10 things nobody tells you about being a paralegal

If you’re expecting paralegal work to be glamourous, full of action and exciting drama like you see on the television, take a step back. There’s no doubt that working as a paralegal exposes you to an exciting job sector and you’ll have the opportunity to work with some interesting people. But it’s better to understand the realities of the job before you start that first day.

 

  • The hours

The stereotype about law being a time-consuming industry is true. Lawyers are switched on constantly, even when they’re out for ‘lunch’ with clients. If the hours are billable, then you’re working. As a paralegal, you’re going to have to work long hours, and pull your weight when there’s big cases on the books.

 

  • The stress is real

Law is a high pressure job. Everyone has someone breathing down their neck whether it’s the senior partner or one of the executive assistants. Paralegals are one link in the chain and have to bear the brunt of demanding clients and the lawyer’s they’re assisting.

It’s important to find the time, or an activity, to bring those stress levels down. Some thrive under pressure, but others crack. You don’t want to be one of them,

 

  • You have to be organised

This might make you roll your eyes, but keep reading. Paralegals have to juggle lots of different jobs at one time. They will work on more than one case at any given time when they assist more than one lawyer.

In your paralegal duties, you’ll be expected to:

  • Be point-of-contact for clients
  • Organise evidence items
  • Prep the lawyers for court
  • Draft documents like contracts and subpoenas

 

  • Network early

Having friends works to your advantage. Don’t be afraid to talk to those in more senior positions (but remember to show them respect). Look for seminars, meetup groups, and other social events where you can mix and mingle. If you’re doing a legal traineeship, find out where people like to visit for lunch or drinks and ‘swing by’ to see what all the fuss is about.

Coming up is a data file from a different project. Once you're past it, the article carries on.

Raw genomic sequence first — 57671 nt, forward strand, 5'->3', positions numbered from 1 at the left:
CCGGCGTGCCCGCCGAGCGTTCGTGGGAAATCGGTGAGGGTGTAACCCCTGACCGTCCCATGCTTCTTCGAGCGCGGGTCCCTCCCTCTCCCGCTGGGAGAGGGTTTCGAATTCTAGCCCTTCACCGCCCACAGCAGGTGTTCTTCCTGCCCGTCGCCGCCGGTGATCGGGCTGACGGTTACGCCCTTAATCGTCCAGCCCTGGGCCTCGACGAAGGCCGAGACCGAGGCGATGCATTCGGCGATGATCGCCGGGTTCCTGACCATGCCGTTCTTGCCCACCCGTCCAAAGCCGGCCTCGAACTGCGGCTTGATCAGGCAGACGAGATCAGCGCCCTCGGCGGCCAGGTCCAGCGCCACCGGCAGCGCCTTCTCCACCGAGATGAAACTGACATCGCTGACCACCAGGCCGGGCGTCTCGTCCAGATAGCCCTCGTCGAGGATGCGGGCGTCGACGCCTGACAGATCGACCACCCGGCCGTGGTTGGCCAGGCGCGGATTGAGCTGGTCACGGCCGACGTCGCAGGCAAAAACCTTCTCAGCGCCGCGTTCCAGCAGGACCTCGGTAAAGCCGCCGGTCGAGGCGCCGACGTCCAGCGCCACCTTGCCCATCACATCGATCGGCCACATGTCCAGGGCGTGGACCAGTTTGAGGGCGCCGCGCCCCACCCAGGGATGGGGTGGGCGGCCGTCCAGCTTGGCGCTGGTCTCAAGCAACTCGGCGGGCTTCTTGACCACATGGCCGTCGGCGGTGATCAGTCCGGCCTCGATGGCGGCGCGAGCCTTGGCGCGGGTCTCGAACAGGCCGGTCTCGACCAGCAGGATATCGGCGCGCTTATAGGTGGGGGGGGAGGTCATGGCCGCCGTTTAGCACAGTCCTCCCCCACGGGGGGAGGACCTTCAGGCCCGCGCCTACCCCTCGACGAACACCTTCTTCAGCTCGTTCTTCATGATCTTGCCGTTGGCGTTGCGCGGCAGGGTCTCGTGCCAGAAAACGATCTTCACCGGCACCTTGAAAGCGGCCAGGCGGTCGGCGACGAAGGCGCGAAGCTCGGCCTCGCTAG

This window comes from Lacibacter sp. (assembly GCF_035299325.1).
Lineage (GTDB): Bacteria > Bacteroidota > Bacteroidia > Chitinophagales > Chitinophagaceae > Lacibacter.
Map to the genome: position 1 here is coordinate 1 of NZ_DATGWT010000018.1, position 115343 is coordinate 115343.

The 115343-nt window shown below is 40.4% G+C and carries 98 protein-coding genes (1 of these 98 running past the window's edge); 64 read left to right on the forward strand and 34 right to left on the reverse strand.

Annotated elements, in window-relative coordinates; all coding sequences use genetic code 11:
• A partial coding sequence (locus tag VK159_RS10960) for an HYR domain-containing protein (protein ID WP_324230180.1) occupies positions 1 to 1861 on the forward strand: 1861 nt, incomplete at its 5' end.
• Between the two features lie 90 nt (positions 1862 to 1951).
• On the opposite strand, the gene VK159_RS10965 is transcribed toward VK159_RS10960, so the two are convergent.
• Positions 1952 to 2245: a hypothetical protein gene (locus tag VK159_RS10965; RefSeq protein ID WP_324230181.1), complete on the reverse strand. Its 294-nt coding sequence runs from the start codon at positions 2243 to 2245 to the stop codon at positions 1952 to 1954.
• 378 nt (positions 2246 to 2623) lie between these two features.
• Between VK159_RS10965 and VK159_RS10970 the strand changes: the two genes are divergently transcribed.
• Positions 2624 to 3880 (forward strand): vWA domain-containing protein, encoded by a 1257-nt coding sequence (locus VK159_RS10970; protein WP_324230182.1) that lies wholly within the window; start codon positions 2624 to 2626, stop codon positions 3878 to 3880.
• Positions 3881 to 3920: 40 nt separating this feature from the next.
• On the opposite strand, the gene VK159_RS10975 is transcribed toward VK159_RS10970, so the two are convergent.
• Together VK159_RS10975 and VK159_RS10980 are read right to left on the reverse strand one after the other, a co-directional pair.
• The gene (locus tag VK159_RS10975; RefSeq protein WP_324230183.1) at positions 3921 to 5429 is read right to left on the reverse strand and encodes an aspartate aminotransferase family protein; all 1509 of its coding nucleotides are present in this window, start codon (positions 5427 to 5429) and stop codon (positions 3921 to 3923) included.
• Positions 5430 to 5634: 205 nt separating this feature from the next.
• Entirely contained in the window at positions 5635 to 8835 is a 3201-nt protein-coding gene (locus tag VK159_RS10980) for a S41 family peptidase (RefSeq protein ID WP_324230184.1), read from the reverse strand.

• You can’t give advice

Only the lawyer can do that. Naturally you want to help a client with a problem, or even a friend. But legally, a paralegal isn’t qualified to give advice.

 

  • You’re a jack-of-all-trades…

You’re a researcher, organiser, and agony-aunt for clients who come in on a ‘bad day’.

 

Liked this so far? Read these:

  1. Preparing for life as a paralegal
  2. Choosing where to work as a paralegal

 

  • …and others rely on you

The lawyer you work for relies on your research for their case. Clients rely on you for updates.

 

  • It’s not a ‘thrilling’ job

You’re a paralegal, not James Bond. Work as a paralegal is sometimes mundane. You’re on the phone a lot, answering emails, and getting information for cases. You’ll have covered how to verify sources and nurture relationships in your online course.

 

  • Competition is tough

You’re one paralegal among many, and the other paralegals out there want a job just as much as you.

Before going into an interview, do your research and think about questions you can ask. Going in-depth about the history of the firm and potential career paths shows the interviewers/recruiters that you’re serious about working and see a future with them.

 

  • Work experience is preferred

Working as a paralegal is demanding and if you’re fresh off the course, you’ll get a big shock. The online course has given you the skills, but work experience will make you put those skills into practice. That way, when you start working ‘for real’ you can keep up with the pace.

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MEET MELISSA…

Melissa-MahoneyHaving worked in the recruitment industry since 1997 and launching Melissa Mahoney Recruitment in 2004, Melissa identified a need for dedicated training within the legal industry. Melissa Mahoney Legal College was established as a Registered Training Organisation in September 2006. The college offers quality, online and external training specifically focused on the legal secretarial / paralegal market.

Melissa is passionate about assisting others to achieve the recognition they deserve. She finds great satisfaction in providing assistance with training, and helping others achieve their qualifications, ultimately reaching their career goals. Melissa is well qualified and experienced in assisting others with career advice and facilitating career change.